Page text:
Abolish private fair price shops, says SC panel
Describing the Public Distribution System (PDS) as the "most corrupt system in the country", the Supreme Court-appointed Central Vigilance Committee has recommended abolition of fair price shops (FPS) being run by private individuals.
The committee, headed by Justice (retd) D P Wadhwa, has said states, through their civil supplies corporations, must take up the responsibility of ensuring that PDS foodgrain are not diverted to black markets.
"There is undoubtedly nexus between the FPS owners, transporters, bureaucrats and politicians. For this purpose it becomes essential that a Civil Supplies Corporation in the state is constituted to work as an independent body to distribute PDS foodgrain at FPS level and take over existing FPS. State Civil Supplies Corporation should open and operate the FPS," read the final report submitted in the Supreme Court.
The report said FPS could also be allotted to cooperative societies, registered women self-help groups and also to grocery shops, subject to a "necessary condition" that they must be doing other work apart from running FPS. It added that a state government, which is entrusted with the distribution of foodgrain under PDS, should act only as a regulator and the distribution should be left with the corporation, an independent body.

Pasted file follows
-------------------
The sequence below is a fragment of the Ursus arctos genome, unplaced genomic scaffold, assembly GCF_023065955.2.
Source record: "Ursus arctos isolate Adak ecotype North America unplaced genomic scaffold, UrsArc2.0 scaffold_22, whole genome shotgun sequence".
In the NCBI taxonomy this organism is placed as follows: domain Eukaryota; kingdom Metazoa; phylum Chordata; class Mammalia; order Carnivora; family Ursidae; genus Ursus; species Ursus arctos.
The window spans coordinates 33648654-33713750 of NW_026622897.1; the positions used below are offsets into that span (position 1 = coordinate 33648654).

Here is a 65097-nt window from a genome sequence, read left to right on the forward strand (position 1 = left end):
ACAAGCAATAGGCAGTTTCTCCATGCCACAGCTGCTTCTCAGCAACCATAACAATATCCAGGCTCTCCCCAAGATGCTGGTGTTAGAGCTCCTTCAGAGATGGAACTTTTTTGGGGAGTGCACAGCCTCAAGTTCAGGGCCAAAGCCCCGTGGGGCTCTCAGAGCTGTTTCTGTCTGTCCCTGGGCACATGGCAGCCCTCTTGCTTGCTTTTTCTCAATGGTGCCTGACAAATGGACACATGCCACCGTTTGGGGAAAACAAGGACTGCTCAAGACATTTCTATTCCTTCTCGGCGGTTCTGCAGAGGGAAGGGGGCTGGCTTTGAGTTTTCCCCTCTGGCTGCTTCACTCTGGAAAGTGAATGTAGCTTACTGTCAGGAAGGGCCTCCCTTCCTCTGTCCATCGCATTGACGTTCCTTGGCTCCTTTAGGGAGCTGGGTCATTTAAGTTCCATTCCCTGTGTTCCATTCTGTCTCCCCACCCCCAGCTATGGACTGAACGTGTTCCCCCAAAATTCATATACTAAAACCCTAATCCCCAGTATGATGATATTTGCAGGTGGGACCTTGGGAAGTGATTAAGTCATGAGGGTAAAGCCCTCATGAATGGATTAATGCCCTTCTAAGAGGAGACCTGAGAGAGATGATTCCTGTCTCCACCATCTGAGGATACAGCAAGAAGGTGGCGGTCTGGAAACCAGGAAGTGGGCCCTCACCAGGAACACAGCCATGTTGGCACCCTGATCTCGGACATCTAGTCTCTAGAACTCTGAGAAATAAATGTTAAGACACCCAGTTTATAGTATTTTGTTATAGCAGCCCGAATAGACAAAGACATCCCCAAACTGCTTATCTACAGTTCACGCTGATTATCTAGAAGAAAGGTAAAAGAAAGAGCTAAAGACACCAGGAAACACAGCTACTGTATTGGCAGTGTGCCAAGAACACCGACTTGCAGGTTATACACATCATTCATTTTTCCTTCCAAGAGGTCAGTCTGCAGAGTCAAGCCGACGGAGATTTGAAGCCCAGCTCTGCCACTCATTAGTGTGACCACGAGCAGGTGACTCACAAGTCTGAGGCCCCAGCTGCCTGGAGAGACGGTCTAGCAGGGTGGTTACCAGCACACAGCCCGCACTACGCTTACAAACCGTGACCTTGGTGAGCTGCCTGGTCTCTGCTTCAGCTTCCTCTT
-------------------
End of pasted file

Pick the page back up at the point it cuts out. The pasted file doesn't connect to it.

Pointing out that there are no fixed criteria for identification of BPL families entitled under the PDS and different states resorted to different methods of computation, the committee has also said the central government should lay down fixed criteria for BPL category. "Thereafter, steps should be taken for identification of BPL families. In that case, there should be no cap on the number of BPL families. Lists of BPL and AAY (Antyodaya Anna Yojana) families should be reviewed every year for the purpose of deletion and inclusion of families," it read.
The report asserted that Above Poverty Line category should be abolished since a large number of APL families did not lift their ration from FPS and it had become a source of diversion of foodgrain into the black market.